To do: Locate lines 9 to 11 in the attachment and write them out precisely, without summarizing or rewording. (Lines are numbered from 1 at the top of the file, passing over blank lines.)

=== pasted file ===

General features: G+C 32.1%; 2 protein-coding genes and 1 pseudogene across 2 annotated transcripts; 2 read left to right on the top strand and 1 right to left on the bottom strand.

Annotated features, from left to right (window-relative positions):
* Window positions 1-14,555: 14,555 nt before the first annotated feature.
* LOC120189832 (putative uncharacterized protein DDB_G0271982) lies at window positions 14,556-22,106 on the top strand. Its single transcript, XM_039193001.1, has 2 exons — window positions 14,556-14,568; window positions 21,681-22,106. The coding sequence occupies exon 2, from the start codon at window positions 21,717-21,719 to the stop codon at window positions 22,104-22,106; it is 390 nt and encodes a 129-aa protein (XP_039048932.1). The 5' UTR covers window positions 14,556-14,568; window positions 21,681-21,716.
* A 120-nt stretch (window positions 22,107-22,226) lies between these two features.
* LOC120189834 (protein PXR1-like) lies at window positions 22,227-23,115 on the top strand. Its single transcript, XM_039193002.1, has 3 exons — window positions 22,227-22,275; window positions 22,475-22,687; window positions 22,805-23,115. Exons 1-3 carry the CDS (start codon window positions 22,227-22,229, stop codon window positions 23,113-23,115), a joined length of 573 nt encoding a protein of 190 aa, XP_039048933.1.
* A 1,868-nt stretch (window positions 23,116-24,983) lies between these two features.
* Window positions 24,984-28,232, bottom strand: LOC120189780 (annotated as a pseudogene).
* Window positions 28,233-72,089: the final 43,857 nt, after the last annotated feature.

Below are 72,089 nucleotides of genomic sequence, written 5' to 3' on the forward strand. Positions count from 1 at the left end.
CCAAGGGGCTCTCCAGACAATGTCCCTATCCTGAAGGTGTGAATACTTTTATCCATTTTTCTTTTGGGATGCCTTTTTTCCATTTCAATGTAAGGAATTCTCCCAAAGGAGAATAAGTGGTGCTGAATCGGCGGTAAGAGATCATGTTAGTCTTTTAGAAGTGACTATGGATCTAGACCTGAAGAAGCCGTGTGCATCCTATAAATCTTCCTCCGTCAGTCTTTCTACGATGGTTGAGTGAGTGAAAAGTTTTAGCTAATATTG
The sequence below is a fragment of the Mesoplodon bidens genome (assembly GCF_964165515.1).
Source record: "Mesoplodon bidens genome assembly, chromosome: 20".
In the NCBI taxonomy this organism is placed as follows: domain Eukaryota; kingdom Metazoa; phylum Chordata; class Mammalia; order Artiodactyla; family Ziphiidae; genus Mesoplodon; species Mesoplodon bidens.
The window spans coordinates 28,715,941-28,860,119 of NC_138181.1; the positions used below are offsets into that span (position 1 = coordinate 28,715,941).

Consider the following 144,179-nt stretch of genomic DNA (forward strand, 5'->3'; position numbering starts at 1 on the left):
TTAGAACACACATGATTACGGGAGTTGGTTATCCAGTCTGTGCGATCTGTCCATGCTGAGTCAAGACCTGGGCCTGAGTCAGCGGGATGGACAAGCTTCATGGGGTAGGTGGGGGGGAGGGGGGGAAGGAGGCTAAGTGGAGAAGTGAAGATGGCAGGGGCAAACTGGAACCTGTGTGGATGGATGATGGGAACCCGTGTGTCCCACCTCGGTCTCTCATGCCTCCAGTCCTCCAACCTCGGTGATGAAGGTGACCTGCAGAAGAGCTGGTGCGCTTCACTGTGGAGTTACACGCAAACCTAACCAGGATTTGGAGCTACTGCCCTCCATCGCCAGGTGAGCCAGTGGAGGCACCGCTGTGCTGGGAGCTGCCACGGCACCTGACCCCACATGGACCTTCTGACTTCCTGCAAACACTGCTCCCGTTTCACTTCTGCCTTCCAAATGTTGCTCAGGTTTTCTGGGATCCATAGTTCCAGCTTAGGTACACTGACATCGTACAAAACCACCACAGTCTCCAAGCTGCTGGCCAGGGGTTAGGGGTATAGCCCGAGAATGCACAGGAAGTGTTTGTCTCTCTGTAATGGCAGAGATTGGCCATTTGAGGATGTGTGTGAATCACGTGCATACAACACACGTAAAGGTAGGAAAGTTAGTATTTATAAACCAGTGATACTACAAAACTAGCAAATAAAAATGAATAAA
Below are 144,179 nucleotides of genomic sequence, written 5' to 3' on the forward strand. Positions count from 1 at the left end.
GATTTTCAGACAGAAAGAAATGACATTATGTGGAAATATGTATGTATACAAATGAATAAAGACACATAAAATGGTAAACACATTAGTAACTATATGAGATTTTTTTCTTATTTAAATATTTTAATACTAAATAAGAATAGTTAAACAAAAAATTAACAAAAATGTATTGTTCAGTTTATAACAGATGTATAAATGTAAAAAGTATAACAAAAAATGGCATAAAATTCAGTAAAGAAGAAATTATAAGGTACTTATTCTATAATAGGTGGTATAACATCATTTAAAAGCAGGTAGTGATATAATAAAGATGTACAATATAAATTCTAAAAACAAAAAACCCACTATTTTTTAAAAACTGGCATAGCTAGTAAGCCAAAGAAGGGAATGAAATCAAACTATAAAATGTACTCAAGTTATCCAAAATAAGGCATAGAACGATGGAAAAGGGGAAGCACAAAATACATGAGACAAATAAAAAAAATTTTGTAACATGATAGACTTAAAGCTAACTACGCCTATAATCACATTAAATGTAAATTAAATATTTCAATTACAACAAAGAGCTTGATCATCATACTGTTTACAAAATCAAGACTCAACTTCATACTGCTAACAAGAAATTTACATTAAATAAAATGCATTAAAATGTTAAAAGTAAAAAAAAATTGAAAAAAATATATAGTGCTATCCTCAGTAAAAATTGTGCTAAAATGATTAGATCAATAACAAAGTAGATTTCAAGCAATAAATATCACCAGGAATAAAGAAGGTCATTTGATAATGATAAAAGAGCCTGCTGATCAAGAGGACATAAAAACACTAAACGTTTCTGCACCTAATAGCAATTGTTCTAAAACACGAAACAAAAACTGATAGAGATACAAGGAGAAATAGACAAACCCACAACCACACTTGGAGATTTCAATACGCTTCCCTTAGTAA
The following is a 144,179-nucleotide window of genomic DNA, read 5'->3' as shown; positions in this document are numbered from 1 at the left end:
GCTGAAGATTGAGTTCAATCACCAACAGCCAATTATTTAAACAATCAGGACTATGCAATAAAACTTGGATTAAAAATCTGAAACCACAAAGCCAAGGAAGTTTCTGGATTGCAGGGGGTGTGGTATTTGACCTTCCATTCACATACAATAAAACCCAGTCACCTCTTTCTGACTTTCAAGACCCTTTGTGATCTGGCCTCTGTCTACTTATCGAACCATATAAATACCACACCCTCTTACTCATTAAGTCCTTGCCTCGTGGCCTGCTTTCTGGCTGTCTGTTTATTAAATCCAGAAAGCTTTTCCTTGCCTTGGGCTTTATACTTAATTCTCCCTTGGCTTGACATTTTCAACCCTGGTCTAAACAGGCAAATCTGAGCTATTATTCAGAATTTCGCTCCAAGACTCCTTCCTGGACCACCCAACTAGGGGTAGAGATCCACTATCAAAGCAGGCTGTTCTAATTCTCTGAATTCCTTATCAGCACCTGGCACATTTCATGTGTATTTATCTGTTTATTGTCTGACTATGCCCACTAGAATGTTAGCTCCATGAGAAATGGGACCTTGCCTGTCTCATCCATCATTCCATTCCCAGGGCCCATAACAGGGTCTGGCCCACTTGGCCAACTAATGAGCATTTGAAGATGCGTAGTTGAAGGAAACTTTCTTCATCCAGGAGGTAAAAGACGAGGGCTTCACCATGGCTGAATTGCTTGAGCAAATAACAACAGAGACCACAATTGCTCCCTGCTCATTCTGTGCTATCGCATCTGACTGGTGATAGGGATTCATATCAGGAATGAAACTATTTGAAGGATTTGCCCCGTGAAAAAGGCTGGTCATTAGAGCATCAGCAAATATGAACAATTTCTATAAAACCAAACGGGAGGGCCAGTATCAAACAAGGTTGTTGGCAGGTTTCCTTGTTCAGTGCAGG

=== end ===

* Window positions 28,233-72,089: the final 43,857 nt, after the last annotated feature.

Below are 72,089 nucleotides of genomic sequence, written 5' to 3' on the forward strand. Positions count from 1 at the left end.
CCAAGGGGCTCTCCAGACAATGTCCCTATCCTGAAGGTGTGAATACTTTTATCCATTTTTCTTTTGGGATGCCTTTTTTCCATTTCAATGTAAGGAATTCTCCCAAAGGAGAATAAGTGGTGCTGAATCGGCGGTAAGAGATCATGTTAGTCTTTTAGAAGTGACTATGGATCTAGACCTGAAGAAGCCGTGTGCATCCTATAAATCTTCCTCCGTCAGTCTTTCTACGATGGTTGAGTGAGTGAAAAGTTTTAGCTAATATTG